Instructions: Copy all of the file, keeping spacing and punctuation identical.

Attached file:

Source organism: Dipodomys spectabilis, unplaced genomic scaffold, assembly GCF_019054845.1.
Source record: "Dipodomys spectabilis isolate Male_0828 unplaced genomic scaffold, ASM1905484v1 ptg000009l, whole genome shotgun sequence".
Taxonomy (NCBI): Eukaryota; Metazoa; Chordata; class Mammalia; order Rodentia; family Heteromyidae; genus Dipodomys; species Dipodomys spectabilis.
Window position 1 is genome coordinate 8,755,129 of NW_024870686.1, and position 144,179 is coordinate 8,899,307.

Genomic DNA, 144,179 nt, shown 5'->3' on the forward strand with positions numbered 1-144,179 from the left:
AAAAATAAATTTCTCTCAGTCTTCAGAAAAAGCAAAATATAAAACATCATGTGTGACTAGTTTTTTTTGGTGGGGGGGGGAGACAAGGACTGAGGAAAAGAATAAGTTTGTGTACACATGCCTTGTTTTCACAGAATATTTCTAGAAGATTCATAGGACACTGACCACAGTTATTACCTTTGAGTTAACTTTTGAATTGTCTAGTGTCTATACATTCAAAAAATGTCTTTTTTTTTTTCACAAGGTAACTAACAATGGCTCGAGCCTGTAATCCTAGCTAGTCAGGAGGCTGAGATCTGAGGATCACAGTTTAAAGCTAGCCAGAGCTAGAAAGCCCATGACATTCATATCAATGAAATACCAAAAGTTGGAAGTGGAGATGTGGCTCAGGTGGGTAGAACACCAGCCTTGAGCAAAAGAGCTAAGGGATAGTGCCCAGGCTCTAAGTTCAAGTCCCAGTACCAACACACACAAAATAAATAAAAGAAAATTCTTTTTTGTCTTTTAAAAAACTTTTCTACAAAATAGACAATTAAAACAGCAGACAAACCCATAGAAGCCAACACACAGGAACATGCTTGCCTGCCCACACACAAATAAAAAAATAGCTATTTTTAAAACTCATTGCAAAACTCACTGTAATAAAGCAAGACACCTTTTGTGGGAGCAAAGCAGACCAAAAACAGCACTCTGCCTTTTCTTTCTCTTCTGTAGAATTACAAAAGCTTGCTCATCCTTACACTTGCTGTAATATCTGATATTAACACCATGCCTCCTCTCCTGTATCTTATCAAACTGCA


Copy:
Source organism: Dipodomys spectabilis, unplaced genomic scaffold, assembly GCF_019054845.1.
Source record: "Dipodomys spectabilis isolate Male_0828 unplaced genomic scaffold, ASM1905484v1 ptg000009l, whole genome shotgun sequence".
Taxonomy (NCBI): Eukaryota; Metazoa; Chordata; class Mammalia; order Rodentia; family Heteromyidae; genus Dipodomys; species Dipodomys spectabilis.
Window position 1 is genome coordinate 8,755,129 of NW_024870686.1, and position 144,179 is coordinate 8,899,307.

Genomic DNA, 144,179 nt, shown 5'->3' on the forward strand with positions numbered 1-144,179 from the left:
AAAAATAAATTTCTCTCAGTCTTCAGAAAAAGCAAAATATAAAACATCATGTGTGACTAGTTTTTTTTGGTGGGGGGGGGAGACAAGGACTGAGGAAAAGAATAAGTTTGTGTACACATGCCTTGTTTTCACAGAATATTTCTAGAAGATTCATAGGACACTGACCACAGTTATTACCTTTGAGTTAACTTTTGAATTGTCTAGTGTCTATACATTCAAAAAATGTCTTTTTTTTTTTCACAAGGTAACTAACAATGGCTCGAGCCTGTAATCCTAGCTAGTCAGGAGGCTGAGATCTGAGGATCACAGTTTAAAGCTAGCCAGAGCTAGAAAGCCCATGACATTCATATCAATGAAATACCAAAAGTTGGAAGTGGAGATGTGGCTCAGGTGGGTAGAACACCAGCCTTGAGCAAAAGAGCTAAGGGATAGTGCCCAGGCTCTAAGTTCAAGTCCCAGTACCAACACACACAAAATAAATAAAAGAAAATTCTTTTTTGTCTTTTAAAAAACTTTTCTACAAAATAGACAATTAAAACAGCAGACAAACCCATAGAAGCCAACACACAGGAACATGCTTGCCTGCCCACACACAAATAAAAAAATAGCTATTTTTAAAACTCATTGCAAAACTCACTGTAATAAAGCAAGACACCTTTTGTGGGAGCAAAGCAGACCAAAAACAGCACTCTGCCTTTTCTTTCTCTTCTGTAGAATTACAAAAGCTTGCTCATCCTTACACTTGCTGTAATATCTGATATTAACACCATGCCTCCTCTCCTGTATCTTATCAAACTGCA